Over at P.OST theologian, Andrew Perriman, has posted an article in which he looks to faithfully summarise what justification is within the actual biblical framework. Perriman works within more of a narrative-historical framework, seeing Scripture as first and foremost a historical document rather than a systematic textbook.
He begins by summarising the usual understanding of justification:
The classic doctrine of justification is roughly that God declares righteous—and will declare righteous at the final judgment—the sinner who has faith in Jesus. There is nothing that we can do to make ourselves right with God—no works of any religious or moral “law”. The righteousness of Jesus may be transferred or “imputed” to us, but even then, it’s never really ours; it remains, in effect, on loan. Justification does not mean that we are right. It means that we have Christ’s rightness.
But, as expected, Perriman begins by challenging this notion, particularly with these words:
A preliminary and rather obvious point needs to be made first. Justification does not mean saying that someone is in the right when they are not. It means saying that someone is in the right when their rightness or righteousness has been challenged or denied in some way. To give a simple example, God tells unrighteous Israel: “learn to do good; seek judgment; rescue the one who is wronged; defend the orphan, and do justice to (dikaiōsate) the widow” (Is. 1:17 LXX). The widow is not in the wrong but she is a victim of injustice. To do justice to her is to give her what is rightfully hers.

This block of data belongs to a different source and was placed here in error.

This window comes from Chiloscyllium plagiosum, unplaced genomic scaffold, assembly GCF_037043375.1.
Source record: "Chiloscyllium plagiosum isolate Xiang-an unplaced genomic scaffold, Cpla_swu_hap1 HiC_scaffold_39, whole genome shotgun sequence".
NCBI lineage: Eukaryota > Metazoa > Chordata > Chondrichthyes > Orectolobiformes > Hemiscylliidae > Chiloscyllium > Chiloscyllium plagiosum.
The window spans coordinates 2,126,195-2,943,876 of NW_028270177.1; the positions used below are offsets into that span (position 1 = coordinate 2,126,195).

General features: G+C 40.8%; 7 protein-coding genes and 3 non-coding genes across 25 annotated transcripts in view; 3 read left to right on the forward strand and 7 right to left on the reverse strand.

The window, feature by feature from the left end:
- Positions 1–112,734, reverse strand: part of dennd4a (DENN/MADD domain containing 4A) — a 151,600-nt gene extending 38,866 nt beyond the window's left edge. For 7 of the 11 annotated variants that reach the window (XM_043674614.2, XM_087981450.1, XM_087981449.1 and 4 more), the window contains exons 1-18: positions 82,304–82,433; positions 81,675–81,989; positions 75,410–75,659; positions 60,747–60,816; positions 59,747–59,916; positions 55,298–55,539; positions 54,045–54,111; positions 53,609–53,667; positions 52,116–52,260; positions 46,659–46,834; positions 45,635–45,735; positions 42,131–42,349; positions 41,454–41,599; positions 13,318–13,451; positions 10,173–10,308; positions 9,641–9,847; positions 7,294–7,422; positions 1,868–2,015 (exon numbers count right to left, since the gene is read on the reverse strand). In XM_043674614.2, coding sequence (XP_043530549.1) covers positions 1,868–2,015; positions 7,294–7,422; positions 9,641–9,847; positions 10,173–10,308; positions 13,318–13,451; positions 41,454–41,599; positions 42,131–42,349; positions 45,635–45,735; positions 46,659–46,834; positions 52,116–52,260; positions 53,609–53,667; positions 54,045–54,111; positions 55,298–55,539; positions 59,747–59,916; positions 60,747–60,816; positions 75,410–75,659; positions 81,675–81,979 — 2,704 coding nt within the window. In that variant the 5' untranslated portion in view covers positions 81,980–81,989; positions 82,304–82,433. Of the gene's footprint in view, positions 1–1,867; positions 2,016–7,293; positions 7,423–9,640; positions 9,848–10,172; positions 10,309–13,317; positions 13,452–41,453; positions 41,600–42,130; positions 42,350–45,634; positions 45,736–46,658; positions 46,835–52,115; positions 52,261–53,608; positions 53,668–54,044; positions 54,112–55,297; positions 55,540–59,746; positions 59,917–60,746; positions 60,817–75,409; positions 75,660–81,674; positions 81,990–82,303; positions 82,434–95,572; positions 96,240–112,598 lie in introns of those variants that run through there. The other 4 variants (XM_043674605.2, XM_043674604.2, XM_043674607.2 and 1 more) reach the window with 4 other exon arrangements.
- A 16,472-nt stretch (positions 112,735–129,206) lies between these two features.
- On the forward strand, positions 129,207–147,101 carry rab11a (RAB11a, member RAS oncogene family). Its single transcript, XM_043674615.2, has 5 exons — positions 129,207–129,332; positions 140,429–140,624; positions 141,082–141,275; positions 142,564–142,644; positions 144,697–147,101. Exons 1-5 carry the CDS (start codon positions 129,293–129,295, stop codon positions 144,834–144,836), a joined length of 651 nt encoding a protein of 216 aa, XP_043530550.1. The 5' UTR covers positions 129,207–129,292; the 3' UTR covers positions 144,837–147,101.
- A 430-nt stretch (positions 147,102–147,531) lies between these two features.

And, near the end of his article, Perriman shares a clear and concise understanding of how justification is being used within the New Testament framework:
This is not a matter of abstract metaphysics. It has to do with the concrete experience of the early communities of Jews and Greeks who believed that Jesus had been raised from the dead. Justification by faith meant that sooner or later historical events would demonstrate that they had been right all along to believe in the promise of God and to act on the basis of that promise.
I appreciate these thoughts, as it looks to take the teaching of the New Testament out of the abstract and make it real in the life of the community of Christ today. And so he offers some thoughtful questions for us to think through:
I would suggest, then, finally, that for believers today a “doctrine” of justification should address not the purely soteriological question of how we are saved in some absolute forensic and personal sense, but much more practical challenges regarding the identity and purpose of the church: Are we right to hold to our beliefs when secular culture is doing its best to persuade us that we are in the wrong? What sort of faithfulness is required if we are ever to be vindicated, shown to be in the right, for continuing to confess Jesus as Lord from the social and intellectual margins of the western world?
You can read the full article here.